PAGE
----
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As this morning’s edition of the Weekly Briefing argues, Americans have much to learn from other countries in a variety of areas and healthcare is one of the most obvious. Happily, there are some small signs that maybe — just maybe — this truth is beginning to dawn on political leaders of both parties.

President Obama, of course, has made repeated allusions throughout the years to the need for America to do a better job of matching the performance of other nations when it comes to providing healthcare to the many while controlling costs much more effectively. 

Now comes word that, yesterday, his chief opponent, Mitt Romney, is embracing a similar argument. According to this article in the Washington Post, Romney heaped praise on Israel’s heavily regulated health care system — some might even call it “socialized” — for its success in controlling costs. 

Could it be that our nation’s leading politicians are finally finding some common ground on this critical issue?  It seems certain that many will portray Romney’s comments as a gaffe, but let’s fervently hope that he meant what he said and that it opens to door to further dialogue across the political spectrum on this critical issue. 

 

 

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Here is the kind of thing that was being referenced when we reported recently that the North Carolina General Assembly was starting to resemble the U.S. Congress.

According to this report, opponents of President Obama are so set on blocking consideration of any judicial appointees during the fourth year of his term that they’re even filibustering a judge with overwhelming conservative support!   

As you might recall, leaders of the General Assembly have stymied several of the Governor’s appointments to the state Board of Education (and other important state panels) in a similar and wholly political fashion.

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Ed Kilgore at the Washington Monthly’s Political Animal blog has an interesting post today about the changing demographics of the electorate since 2008.

The article, in turn, quotes veteran Democratic author and activist Ruy Teixeira from a piece in The New Republic in which he paints an optimistic picture for Obama:

“Turning to the New South swing states of North Carolina and Florida, there have also been sizable demographic shifts over the last four years. In North Carolina, the minority share of eligible voters has gone up over 4 points, with simultaneous declines of around 2 points in both white college and white non-college eligibles. In Florida, the increase in minority share has also been about 4 points, while white working class eligibles have declined 3 points and white college eligibles by 1 point.”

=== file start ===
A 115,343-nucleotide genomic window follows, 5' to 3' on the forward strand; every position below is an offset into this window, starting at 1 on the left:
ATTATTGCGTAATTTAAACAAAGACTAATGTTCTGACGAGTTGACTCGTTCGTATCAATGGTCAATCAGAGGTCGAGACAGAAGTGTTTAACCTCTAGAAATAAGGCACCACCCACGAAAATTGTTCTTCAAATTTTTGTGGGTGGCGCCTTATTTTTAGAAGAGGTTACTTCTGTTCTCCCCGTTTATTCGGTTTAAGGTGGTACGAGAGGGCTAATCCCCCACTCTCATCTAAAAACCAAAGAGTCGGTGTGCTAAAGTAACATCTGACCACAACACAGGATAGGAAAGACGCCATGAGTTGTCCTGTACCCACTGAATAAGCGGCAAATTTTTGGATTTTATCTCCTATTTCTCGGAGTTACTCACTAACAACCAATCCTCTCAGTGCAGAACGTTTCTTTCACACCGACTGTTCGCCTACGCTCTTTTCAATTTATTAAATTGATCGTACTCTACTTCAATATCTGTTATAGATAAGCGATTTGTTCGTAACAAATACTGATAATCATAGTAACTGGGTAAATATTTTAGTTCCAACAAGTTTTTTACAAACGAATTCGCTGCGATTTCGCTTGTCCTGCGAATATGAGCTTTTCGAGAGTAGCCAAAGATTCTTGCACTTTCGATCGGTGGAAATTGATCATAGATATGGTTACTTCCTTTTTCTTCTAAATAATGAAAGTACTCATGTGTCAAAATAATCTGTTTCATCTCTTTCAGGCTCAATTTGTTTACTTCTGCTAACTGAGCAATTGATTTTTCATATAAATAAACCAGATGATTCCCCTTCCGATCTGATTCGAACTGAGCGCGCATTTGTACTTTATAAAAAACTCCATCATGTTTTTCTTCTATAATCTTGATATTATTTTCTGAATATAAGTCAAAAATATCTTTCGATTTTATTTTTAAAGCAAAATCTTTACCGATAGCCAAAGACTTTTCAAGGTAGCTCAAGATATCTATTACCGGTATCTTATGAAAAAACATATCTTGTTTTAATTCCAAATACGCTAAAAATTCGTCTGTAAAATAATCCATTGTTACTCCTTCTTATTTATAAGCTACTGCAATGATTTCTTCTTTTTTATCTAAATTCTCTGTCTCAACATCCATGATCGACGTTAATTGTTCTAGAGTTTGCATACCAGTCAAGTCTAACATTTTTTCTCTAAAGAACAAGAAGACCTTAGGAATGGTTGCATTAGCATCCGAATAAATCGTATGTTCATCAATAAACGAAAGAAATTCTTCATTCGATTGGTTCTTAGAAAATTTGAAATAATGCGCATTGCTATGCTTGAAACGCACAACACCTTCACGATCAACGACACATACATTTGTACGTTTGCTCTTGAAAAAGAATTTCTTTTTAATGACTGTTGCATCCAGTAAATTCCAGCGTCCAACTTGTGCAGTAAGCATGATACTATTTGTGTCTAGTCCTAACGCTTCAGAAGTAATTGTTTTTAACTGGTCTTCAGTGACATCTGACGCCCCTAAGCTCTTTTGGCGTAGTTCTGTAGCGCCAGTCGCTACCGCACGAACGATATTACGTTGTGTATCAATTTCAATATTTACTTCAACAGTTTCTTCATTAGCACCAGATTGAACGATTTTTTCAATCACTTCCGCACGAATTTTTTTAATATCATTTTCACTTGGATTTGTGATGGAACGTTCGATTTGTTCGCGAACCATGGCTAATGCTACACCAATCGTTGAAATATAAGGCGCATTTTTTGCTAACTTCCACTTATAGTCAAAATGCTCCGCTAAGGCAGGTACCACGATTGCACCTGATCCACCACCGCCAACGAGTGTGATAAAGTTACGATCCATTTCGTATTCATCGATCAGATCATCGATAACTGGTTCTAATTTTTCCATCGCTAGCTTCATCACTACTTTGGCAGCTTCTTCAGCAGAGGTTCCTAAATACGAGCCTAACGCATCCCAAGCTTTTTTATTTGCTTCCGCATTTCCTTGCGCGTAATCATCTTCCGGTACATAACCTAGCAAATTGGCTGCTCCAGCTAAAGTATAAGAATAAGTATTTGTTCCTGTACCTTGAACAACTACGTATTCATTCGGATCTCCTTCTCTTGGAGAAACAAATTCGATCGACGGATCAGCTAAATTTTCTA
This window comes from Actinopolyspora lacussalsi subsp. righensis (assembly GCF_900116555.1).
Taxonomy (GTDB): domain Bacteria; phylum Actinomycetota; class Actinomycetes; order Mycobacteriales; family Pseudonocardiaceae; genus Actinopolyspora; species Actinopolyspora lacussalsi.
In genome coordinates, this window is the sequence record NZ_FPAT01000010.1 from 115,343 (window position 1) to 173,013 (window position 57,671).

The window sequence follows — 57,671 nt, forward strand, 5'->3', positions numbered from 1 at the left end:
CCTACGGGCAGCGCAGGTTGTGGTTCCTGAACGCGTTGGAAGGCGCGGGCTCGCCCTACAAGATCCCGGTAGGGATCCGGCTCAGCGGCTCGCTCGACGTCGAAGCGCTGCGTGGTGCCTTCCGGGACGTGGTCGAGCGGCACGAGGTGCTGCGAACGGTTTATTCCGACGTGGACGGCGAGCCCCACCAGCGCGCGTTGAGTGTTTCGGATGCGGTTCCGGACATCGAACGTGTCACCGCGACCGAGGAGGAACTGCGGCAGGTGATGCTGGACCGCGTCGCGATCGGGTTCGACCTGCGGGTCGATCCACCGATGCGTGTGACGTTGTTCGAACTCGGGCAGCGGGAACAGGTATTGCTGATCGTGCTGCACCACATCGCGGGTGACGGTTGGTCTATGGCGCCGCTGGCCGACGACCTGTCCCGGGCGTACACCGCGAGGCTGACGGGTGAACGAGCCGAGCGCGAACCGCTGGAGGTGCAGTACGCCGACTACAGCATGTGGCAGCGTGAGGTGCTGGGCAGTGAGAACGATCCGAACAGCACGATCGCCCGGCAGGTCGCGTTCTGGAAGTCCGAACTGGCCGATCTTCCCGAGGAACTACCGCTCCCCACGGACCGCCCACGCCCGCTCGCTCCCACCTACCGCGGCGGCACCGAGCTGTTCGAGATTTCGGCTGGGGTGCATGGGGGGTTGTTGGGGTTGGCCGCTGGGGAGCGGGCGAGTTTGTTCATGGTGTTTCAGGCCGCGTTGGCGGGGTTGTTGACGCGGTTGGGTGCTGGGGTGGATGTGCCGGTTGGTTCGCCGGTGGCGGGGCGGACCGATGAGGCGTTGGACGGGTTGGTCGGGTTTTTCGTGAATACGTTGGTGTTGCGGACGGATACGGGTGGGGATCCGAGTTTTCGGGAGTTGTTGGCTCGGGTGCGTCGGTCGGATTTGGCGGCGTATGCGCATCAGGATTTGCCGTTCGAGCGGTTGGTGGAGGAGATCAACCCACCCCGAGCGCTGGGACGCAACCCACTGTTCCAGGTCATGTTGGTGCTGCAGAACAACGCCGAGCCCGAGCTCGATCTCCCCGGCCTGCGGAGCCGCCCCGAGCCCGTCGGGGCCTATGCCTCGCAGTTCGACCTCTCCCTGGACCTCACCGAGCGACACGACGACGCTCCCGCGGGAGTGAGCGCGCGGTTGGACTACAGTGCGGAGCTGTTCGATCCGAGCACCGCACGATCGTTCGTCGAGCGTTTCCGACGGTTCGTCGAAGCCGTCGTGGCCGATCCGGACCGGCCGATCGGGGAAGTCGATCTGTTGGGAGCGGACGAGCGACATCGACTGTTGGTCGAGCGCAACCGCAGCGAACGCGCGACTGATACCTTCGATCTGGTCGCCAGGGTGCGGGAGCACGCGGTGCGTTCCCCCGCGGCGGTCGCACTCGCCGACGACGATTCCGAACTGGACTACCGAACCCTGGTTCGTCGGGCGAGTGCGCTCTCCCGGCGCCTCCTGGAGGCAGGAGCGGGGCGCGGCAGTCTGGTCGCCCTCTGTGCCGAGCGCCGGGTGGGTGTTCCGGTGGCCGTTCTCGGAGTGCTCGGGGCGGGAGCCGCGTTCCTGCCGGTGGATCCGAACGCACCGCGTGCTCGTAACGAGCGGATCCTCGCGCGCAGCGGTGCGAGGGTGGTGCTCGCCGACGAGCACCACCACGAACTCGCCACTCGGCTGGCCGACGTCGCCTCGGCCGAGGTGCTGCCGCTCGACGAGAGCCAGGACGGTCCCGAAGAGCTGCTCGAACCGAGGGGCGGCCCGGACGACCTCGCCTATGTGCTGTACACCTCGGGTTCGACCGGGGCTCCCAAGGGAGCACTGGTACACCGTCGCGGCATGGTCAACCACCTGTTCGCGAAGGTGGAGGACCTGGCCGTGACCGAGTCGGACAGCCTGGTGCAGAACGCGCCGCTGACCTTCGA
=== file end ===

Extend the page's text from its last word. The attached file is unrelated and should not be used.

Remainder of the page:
Kilgore’s post concludes this way:

“Stereotypes die hard, and journalists are often surprised at the emergence or disappearance of this or that state from the electoral “battleground.” But the trends Teixeira examines may help explain why Obama could quite possibly win North Carolina while losing Iowa, which not much of anyone would have imagined immediately after 2008.”

 

 

 

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To watch President Obama’s calm, rational and pragmatic statement on the Affordable Care Act ruling is to be reminded of how and why it is the man got elected four years ago.

It also reenforces just how much the President himself embodies so many compelling and frustrating aspects of a democracy that is is in so many ways the worst possible form of government, except for all the others that have been tried.

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Raleigh’s News & Observer ran a piece today implying that President Obama was somehow unfair to Congresswoman Virginia Foxx when he took her to task for the inane comments she recently made about student loans on, of all places, the Gordon Liddy Show. (As an aside, the mere fact that a member of Congress would go on the radio with that deranged old criminal ought to be grounds enough to criticize her).

Anyway, the N&O piece criticizes Obama for, it would seem, slightly misquoting Foxx. As it turns out, however, Obama was on the mark and the article gets its facts wrong.

Here is what Obama said: “One Republican congresswoman said just recently – I am going to quote this because I know you guys will think I’m making this up. She said she had ‘ very little tolerance for people who tell me they graduate with debt because there’s no reason for that.”’

Here is what Foxx really said (according to the Huffington Post):  “I have very little tolerance for people who tell me that they graduate with $200,000 of debt or even $80,000 of debt because there’s no reason for that.”

Wow! What a shocking omission! Obama left out the specific dollar amounts Foxx mentioned. Is that really deserving of a news story? And does it really then provide justification for the N&O to tack on the following paragraph about Foxx’s supposed Horatio Alger upbringing? Read More